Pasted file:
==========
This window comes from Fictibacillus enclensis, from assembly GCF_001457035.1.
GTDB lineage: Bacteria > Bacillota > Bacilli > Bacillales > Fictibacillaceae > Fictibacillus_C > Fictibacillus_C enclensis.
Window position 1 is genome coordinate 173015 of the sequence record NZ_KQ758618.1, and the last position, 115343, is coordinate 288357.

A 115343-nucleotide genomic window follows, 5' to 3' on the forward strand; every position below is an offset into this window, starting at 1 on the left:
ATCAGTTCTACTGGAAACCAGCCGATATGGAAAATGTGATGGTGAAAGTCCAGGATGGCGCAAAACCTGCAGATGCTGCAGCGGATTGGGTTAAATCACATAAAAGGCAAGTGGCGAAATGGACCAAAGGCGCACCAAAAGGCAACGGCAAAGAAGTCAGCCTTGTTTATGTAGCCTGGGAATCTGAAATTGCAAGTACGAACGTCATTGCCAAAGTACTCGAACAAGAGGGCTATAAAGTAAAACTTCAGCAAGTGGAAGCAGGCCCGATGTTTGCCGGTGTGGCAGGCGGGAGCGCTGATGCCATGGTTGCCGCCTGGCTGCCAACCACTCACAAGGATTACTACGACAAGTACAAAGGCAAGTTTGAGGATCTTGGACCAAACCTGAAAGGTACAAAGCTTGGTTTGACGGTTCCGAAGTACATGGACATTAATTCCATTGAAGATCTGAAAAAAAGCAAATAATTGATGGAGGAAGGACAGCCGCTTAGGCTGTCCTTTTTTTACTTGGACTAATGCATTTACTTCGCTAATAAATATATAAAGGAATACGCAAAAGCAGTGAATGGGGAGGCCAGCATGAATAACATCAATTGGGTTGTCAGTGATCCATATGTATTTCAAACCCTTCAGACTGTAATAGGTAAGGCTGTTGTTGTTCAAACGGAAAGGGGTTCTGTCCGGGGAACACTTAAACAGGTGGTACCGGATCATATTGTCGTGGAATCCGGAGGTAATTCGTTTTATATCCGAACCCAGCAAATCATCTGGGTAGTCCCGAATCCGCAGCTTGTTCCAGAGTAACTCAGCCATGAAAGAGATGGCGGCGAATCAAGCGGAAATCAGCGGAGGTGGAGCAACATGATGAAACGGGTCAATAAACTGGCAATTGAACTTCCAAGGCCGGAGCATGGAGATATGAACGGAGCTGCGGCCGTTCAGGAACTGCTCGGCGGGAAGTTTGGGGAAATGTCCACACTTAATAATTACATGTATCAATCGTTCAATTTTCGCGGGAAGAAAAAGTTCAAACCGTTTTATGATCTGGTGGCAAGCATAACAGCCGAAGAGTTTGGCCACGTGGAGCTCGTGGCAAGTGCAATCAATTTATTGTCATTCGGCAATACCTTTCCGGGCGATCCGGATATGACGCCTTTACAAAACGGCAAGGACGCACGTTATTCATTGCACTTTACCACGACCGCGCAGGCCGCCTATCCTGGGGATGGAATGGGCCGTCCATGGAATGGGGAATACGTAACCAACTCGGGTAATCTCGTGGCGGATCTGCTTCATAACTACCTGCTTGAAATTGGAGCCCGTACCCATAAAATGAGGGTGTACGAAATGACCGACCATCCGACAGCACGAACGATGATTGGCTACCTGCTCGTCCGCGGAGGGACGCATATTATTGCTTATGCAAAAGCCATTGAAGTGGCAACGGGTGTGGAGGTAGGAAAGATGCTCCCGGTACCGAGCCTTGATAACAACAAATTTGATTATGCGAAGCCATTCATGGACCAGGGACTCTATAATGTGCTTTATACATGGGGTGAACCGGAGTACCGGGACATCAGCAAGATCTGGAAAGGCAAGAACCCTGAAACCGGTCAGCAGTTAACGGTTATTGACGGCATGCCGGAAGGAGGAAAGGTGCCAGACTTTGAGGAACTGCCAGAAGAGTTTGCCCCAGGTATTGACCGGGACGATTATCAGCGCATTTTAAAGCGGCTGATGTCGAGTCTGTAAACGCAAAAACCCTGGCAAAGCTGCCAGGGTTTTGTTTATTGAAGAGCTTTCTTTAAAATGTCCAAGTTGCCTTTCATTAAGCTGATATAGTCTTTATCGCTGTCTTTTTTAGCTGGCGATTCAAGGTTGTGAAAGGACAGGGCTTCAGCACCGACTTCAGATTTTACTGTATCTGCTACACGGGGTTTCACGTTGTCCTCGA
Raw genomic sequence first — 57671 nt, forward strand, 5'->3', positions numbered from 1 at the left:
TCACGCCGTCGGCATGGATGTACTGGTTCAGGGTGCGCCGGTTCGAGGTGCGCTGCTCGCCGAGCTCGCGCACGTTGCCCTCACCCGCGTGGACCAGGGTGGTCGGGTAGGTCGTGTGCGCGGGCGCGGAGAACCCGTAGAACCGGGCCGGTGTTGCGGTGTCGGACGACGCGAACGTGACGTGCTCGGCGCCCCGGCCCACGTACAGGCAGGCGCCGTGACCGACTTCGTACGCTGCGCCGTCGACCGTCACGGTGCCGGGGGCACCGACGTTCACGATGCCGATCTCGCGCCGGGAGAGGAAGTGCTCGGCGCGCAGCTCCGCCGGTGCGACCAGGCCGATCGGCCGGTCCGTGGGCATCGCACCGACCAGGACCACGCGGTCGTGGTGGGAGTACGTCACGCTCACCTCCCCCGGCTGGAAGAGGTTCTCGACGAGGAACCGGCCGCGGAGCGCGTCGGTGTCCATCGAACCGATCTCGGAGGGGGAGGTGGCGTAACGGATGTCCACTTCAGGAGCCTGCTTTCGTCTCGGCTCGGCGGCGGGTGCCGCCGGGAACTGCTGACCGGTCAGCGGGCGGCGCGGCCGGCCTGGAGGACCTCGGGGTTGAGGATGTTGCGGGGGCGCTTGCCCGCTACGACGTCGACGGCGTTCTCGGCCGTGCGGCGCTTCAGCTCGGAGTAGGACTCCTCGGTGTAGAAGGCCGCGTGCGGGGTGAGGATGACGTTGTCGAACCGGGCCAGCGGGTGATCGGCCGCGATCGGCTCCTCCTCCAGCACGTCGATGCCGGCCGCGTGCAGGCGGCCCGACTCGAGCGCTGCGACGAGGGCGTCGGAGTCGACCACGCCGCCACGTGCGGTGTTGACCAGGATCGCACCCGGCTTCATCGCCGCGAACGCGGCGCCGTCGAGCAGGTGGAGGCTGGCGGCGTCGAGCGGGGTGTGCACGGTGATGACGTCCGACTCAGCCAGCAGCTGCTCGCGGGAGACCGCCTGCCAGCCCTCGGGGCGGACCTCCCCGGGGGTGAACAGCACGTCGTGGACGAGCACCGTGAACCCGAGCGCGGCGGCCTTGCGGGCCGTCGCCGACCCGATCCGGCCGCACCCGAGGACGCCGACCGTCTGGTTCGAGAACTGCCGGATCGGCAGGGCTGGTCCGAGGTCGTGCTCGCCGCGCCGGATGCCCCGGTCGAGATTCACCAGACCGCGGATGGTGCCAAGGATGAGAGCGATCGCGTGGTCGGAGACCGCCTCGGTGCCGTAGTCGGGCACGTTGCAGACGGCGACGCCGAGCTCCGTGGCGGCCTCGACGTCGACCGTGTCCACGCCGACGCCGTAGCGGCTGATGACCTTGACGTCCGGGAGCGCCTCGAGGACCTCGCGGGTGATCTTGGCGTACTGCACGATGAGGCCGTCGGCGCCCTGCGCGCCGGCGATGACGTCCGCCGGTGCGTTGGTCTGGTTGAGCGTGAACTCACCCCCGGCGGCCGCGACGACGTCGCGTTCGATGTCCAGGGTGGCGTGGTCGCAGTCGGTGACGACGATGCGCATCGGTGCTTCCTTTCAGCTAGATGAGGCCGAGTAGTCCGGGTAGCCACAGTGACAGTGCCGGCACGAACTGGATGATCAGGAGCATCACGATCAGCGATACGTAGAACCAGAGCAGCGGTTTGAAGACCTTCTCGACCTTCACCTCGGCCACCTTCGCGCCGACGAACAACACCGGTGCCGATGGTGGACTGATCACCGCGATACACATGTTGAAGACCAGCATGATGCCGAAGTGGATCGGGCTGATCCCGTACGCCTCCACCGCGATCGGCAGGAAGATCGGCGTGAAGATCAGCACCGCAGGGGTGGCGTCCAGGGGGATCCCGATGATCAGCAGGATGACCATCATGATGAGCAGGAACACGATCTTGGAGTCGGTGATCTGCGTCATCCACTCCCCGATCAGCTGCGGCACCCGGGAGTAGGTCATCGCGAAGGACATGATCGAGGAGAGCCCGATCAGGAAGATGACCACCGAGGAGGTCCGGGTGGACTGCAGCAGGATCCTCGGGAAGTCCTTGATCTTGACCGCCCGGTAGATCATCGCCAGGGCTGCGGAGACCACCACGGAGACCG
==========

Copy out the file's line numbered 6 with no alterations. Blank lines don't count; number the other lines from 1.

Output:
Raw genomic sequence first — 57671 nt, forward strand, 5'->3', positions numbered from 1 at the left: